Building Climate Resilience in Canada’s Pension Funds

  • K. Monohan, Smart Prosperity Institute
  • A. Islam, Smart Prosperity Institute
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Executive Summary

Canada’s pension funds have a long history of financial strength, continually adapting to new risks and emerging from the financial crisis and COVID-19 pandemic relatively unscathed. This resilience has allowed Canadian workers to trust in the security of their retirement incomes.

• But climate change presents new types of risks, including as the global economy transitions to a low-carbon model at a potentially disruptive speed, and also as the physical impacts of climate change worsen and accelerate.

• Canadians will continue to be increasingly concerned about how these climate risks are being managed — and in addition, they will not want their retirement savings to contribute to the problem.

• In order to build climate resilience, many of Canada’s largest pension funds have committed to net-zero emissions by mid-century, and some also claim to be bolstering investments in climate solutions such as renewable energy.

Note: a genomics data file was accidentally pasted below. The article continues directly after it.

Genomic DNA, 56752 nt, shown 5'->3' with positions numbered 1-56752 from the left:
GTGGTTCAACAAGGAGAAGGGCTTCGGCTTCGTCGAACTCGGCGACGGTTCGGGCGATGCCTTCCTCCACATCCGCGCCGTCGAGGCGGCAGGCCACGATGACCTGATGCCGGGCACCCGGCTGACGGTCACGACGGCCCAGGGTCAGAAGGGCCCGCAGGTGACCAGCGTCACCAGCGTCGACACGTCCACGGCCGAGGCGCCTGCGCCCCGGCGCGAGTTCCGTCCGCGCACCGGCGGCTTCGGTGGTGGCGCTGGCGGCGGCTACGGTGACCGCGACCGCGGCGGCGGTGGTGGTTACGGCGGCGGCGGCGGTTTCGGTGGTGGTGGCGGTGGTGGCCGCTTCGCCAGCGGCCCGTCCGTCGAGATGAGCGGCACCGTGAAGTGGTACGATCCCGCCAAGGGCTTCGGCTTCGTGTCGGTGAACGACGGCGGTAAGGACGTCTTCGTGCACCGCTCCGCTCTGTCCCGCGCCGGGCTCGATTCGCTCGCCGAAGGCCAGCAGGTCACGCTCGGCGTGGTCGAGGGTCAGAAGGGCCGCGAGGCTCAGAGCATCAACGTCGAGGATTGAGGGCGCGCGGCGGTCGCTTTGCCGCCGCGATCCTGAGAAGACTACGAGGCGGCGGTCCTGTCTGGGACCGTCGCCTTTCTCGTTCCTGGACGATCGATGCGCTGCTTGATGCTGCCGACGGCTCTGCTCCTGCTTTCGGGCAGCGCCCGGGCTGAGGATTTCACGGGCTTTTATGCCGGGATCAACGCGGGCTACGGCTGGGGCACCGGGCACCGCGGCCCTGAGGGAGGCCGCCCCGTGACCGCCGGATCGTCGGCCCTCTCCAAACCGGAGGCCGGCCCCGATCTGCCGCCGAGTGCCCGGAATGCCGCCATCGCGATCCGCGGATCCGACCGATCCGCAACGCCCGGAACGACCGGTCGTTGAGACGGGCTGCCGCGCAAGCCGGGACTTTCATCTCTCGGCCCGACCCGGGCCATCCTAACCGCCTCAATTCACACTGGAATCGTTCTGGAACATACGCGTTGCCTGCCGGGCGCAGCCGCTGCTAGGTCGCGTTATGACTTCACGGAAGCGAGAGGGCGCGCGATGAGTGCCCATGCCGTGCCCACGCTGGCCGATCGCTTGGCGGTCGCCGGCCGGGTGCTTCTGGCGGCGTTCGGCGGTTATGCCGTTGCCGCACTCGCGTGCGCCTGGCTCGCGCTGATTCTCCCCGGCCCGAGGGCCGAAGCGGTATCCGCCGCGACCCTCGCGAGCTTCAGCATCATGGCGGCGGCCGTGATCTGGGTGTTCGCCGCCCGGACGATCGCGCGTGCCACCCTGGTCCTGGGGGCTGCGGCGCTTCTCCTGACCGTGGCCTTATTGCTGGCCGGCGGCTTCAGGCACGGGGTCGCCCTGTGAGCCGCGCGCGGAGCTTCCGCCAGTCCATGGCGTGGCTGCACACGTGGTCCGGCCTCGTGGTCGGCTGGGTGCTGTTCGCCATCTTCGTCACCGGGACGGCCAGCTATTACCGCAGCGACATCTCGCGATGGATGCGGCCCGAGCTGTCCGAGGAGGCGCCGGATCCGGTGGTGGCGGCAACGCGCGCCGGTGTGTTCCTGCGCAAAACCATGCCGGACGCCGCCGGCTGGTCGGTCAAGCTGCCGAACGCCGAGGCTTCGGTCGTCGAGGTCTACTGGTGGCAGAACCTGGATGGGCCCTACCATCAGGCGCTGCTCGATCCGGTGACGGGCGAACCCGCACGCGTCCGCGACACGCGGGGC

• Beneficiaries, researchers, and other stakeholders, however, will currently find it impossible to track progress on these commitments, given the opaque nature of disclosure on related metrics and lack of mandatory requirements to deliver on the promises.

• In order for pension funds to be truly climate resilient, they must invest only in areas that are aligned to net-zero pathways, as well as guarding against physical risks — including in companies with clear, real, and verified net-zero transition plans of their own. With their supersized financial strength, pension funds could set credible net-zero plans as a condition for lending.

• Additional promises to invest in renewable energy or other climate solutions, while valuable in their own right, should be kept separate from the critical objective of mitigating climate risk through a net-zero aligned portfolio. But if these types of ‘upside’ investment promises are made, pension funds should back these claims with transparent and disaggregated data.

• Canada’s sustainable finance landscape is currently dynamic, with the Office of the Superintendent of Financial Institutions (OSFI) having recently put forward new guidelines on climate risk management and disclosures for federally regulated financial institutions. But there is no single authoritative figure providing this guidance across all pension funds. The fragmented regulatory structure points to the need for a coordinated approach across federal and provincial bodies. In the meantime, however, pension funds should be encouraged to follow best practices for climate  related disclosure and third-party standards for vetting the credibility of their net-zero targets.